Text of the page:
Liberals and Cannibals: The Implications of Diversity [EPUB]

Liberals and Cannibals: The Implications of Diversity [EPUB]
Liberals and Cannibals: The Implications of Diversity by Steven Lukes
2017 | EPUB | 0.7MB

Steven Lukes confronts liberal thought with its own limitations.

The essays in this collection focus on the perennial but newly urgent questions of how the tension between relativism and the moral universalism current in contemporary politics can be resolved within the framework of liberalism. How is liberal society to interpret the diversity of morals? Is pluralism the appropriate response? How does pluralism differ from the widely condemned relativism – more specifically, the double bind of ethnocentric universalism, or 'liberalism for the Liberals, cannibalism for the cannibals.'

Taking as his starting point Robert Frost's accusation that a liberal is someone who can't take his own side in an argument, Steven Lukes confronts liberal thought with its own limitations. While recognizing the dangers of moral imperialism, Lukes argues that a relativist position based on identifying clearly distinct cultural and moral communities is incoherent. Drawing on work in anthropology and philosophy, he examines the nature of social justice, the politics of identity and human rights theory, as well as discussing how ideas drawn from the work of Isaiah Berlin can shed light on these debates.

Seeing the Myth in Human Rights [EPUB]

Seeing the Myth in Human Rights [EPUB]
Seeing the Myth in Human Rights by Jenna Reinbold
2016 | EPUB | 0.3MB

The 1948 Universal Declaration of Human Rights has been called one of the most powerful documents in human history. Today, the mere accusation of violations of the rights outlined in this document cows political leaders and riles the international community. Yet as a nonbinding document with no mechanism for enforcement, it holds almost no legal authority. Indeed, since its adoption, the Declaration's authority has been portrayed not as legal or political but as moral. Rather than providing a set of rules to follow or laws to obey, it represents a set of standards against which the world's societies are measured. It has achieved a level of rhetorical power and influence unlike anything else in modern world politics, becoming the foundational myth of the human rights project.

Seeing the Myth in Human Rights presents an interdisciplinary investigation into the role of mythmaking in the creation and propagation of the Universal Declaration. Pushing beyond conventional understandings of myth, which tend to view such narratives as vehicles either for the spreading of particular religious dogmas or for the spreading of erroneous, even duplicitous, discourses, Jenna Reinbold mobilizes a robust body of scholarship within the field of religious studies to help us appreciate myth as a mode of human labor designed to generate meaning, solidarity, and order. This usage does not merely parallel today's scholarship on myth; it dovetails in unexpected ways with a burgeoning body of scholarship on the origin and function of contemporary human rights, and it puts the field of religious studies into conversation with the fields of political philosophy, critical legal studies, and human rights historiography. For Reinbold, myth is a phenomenon that is not merely germane to the exploration of specific religious narratives but is key to a broader understanding of the nature of political authority in the modern world.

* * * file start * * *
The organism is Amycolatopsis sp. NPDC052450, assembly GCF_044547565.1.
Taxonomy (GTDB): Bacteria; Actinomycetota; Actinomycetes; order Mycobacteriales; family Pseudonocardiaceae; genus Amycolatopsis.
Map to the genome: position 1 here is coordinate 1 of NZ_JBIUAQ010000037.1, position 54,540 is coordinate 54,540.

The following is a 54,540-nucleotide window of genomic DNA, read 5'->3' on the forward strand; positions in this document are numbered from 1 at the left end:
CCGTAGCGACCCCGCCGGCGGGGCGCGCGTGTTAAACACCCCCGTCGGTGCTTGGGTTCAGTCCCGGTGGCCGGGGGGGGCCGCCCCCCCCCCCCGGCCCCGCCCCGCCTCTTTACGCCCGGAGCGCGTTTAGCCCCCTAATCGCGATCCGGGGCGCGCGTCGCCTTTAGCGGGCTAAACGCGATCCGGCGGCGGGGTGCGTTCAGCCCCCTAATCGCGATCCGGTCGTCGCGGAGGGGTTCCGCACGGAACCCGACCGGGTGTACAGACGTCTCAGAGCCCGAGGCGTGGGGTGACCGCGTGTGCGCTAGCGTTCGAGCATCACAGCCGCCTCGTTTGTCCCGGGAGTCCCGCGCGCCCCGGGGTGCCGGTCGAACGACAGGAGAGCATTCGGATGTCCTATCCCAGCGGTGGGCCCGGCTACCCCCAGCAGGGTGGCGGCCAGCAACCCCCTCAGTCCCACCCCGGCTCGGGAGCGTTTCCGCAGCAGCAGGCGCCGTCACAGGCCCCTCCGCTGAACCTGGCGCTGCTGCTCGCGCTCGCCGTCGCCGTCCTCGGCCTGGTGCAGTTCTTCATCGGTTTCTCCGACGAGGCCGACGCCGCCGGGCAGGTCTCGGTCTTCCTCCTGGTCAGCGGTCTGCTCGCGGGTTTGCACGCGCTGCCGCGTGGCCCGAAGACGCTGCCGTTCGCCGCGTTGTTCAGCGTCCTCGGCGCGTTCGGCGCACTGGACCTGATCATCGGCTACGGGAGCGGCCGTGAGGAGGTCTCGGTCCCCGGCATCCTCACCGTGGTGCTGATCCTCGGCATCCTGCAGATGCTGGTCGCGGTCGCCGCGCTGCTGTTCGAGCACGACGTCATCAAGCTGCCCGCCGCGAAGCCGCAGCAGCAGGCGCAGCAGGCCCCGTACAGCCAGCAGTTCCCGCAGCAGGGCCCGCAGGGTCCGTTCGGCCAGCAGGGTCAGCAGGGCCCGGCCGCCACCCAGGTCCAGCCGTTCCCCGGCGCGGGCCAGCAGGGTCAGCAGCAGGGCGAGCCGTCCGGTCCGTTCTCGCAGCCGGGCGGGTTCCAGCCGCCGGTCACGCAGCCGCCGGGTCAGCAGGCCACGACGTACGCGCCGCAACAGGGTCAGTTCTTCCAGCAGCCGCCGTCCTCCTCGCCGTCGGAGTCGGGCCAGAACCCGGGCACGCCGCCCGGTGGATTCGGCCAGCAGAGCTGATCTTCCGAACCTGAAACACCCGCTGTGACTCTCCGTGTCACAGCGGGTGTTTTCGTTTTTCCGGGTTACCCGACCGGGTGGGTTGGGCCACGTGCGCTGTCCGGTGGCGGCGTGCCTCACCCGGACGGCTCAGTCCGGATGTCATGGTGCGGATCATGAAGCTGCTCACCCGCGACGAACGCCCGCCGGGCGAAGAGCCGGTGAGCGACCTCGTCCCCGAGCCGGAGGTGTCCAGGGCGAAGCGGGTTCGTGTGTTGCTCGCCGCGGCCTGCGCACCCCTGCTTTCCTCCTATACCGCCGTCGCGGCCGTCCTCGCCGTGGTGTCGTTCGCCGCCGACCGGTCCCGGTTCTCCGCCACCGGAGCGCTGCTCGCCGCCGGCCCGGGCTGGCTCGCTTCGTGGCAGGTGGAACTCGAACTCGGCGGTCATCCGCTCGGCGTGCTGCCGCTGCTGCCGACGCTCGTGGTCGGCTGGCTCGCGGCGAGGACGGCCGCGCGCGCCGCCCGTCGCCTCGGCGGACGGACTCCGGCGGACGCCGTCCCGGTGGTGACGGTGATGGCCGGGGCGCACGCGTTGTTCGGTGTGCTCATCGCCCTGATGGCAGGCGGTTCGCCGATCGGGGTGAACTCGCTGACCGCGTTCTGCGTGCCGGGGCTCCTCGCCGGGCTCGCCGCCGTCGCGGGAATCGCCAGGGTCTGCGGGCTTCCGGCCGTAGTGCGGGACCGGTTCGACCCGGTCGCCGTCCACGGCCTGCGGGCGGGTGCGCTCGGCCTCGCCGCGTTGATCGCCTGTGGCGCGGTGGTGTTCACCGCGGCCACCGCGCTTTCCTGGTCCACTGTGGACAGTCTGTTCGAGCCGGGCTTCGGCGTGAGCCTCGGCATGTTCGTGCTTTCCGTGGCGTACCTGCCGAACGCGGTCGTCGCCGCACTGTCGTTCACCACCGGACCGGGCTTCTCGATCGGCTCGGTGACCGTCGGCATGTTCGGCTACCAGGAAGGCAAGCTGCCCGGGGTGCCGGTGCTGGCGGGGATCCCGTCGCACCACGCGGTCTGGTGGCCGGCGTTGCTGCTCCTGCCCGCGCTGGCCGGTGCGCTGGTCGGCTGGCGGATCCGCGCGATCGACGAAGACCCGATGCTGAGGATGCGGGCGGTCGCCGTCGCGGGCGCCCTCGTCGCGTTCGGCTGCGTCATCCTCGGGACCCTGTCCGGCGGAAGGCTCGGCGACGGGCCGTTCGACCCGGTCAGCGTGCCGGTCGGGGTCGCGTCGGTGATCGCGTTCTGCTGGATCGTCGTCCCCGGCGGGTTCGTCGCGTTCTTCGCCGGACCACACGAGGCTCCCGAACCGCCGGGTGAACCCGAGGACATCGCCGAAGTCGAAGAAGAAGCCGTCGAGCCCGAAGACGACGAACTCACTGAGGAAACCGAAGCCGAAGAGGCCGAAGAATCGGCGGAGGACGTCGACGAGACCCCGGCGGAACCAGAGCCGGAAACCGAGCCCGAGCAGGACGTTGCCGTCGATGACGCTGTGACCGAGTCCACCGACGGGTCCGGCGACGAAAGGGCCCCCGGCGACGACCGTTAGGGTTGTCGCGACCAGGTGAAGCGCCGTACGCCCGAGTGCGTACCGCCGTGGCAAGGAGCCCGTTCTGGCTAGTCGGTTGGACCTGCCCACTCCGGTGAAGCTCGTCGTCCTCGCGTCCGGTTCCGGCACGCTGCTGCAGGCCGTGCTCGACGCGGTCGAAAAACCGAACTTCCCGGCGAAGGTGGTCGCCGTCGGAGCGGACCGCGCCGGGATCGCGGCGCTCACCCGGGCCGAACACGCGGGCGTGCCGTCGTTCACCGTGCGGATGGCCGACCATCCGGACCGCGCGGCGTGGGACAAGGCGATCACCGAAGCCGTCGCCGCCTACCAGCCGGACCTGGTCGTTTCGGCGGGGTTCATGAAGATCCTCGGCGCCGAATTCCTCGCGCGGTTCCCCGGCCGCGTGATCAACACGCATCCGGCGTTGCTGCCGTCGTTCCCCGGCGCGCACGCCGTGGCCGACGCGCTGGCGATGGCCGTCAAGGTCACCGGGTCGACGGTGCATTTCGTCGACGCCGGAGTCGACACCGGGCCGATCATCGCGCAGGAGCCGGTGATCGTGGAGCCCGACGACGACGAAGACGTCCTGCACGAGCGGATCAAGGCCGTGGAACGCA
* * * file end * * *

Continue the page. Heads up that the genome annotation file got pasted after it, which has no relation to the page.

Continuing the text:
The Breakthrough: Human Rights in the 1970s [EPUB]

The Breakthrough: Human Rights in the 1970s [EPUB]
The Breakthrough: Human Rights in the 1970s edited by Jan Eckel, Samuel Moyn
2013 | EPUB | 1.8MB

Between the 1960s and the 1980s, the human rights movement achieved unprecedented global prominence. Amnesty International attained striking visibility with its Campaign Against Torture; Soviet dissidents attracted a worldwide audience for their heroism in facing down a totalitarian state; the Helsinki Accords were signed, incorporating a "third basket" of human rights principles; and the Carter administration formally gave the United States a human rights policy.

The Breakthrough is the first collection to examine this decisive era as a whole, tracing key developments in both Western and non-Western engagement with human rights and placing new emphasis on the role of human rights in the international history of the past century. Bringing together original essays from some of the field's leading scholars, this volume not only explores the transnational histories of international and nongovernmental human rights organizations but also analyzes the complex interplay between gender, sociology, and ideology in the making of human rights politics at the local level. Detailed case studies illuminate how a number of local movements—from the 1975 World Congress of Women in East Berlin, to antiapartheid activism in Britain, to protests in Latin America—affected international human rights discourse in the era as well as the ways these moments continue to influence current understanding of human rights history and advocacy. The global south—an area not usually treated as a scene of human rights politics—is also spotlighted in groundbreaking chapters on Biafran, South American, and Indonesian developments. In recovering the remarkable presence of global human rights talk and practice in the 1970s, The Breakthrough brings this pivotal decade to the forefront of contemporary scholarly debate.

Contributors: Carl J. Bon Tempo, Gunter Dehnert, Celia Donert, Lasse Heerten, Patrick William Kelly, Benjamin Nathans, Ned Richardson-Little, Daniel Sargent, Brad Simpson, Lynsay Skiba, Simon Stevens.

pages: 004 005 006 007 008 009 010 011 012 013 014
*100: 100 200 300 400